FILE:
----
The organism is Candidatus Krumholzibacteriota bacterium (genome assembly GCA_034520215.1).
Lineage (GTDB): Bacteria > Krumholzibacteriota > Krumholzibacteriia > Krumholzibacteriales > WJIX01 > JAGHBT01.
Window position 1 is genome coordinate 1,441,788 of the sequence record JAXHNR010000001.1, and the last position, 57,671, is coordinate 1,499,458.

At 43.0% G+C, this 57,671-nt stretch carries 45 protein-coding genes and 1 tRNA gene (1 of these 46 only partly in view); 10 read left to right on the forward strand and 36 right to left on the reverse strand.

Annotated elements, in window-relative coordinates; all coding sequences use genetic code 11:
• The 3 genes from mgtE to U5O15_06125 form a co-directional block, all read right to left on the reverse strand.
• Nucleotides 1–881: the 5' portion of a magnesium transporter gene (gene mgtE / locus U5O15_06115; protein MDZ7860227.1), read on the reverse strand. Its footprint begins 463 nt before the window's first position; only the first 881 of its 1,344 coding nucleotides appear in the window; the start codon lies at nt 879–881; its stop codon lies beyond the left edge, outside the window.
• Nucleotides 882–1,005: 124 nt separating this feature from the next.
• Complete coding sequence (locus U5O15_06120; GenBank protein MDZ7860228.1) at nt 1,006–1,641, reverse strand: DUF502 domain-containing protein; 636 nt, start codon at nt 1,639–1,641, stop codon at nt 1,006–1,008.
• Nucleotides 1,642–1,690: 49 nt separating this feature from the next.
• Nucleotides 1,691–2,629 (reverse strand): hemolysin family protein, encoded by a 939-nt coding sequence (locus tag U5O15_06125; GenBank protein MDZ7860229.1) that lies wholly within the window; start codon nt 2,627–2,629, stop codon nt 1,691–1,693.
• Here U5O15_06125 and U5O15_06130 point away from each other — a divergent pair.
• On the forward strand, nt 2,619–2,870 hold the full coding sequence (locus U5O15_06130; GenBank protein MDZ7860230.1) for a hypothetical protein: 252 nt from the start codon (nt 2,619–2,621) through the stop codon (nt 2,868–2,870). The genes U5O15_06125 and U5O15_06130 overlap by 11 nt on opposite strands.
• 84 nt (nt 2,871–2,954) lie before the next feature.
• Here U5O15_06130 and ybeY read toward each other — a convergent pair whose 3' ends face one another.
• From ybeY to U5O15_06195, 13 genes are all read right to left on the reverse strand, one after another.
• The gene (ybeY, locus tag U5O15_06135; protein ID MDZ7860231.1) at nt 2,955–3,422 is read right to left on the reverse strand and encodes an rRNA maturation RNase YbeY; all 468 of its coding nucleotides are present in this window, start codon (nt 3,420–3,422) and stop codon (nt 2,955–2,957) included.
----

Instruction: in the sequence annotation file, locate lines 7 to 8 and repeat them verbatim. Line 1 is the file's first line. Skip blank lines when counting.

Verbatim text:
• Nucleotides 1–881: the 5' portion of a magnesium transporter gene (gene mgtE / locus U5O15_06115; protein MDZ7860227.1), read on the reverse strand. Its footprint begins 463 nt before the window's first position; only the first 881 of its 1,344 coding nucleotides appear in the window; the start codon lies at nt 879–881; its stop codon lies beyond the left edge, outside the window.
• Nucleotides 882–1,005: 124 nt separating this feature from the next.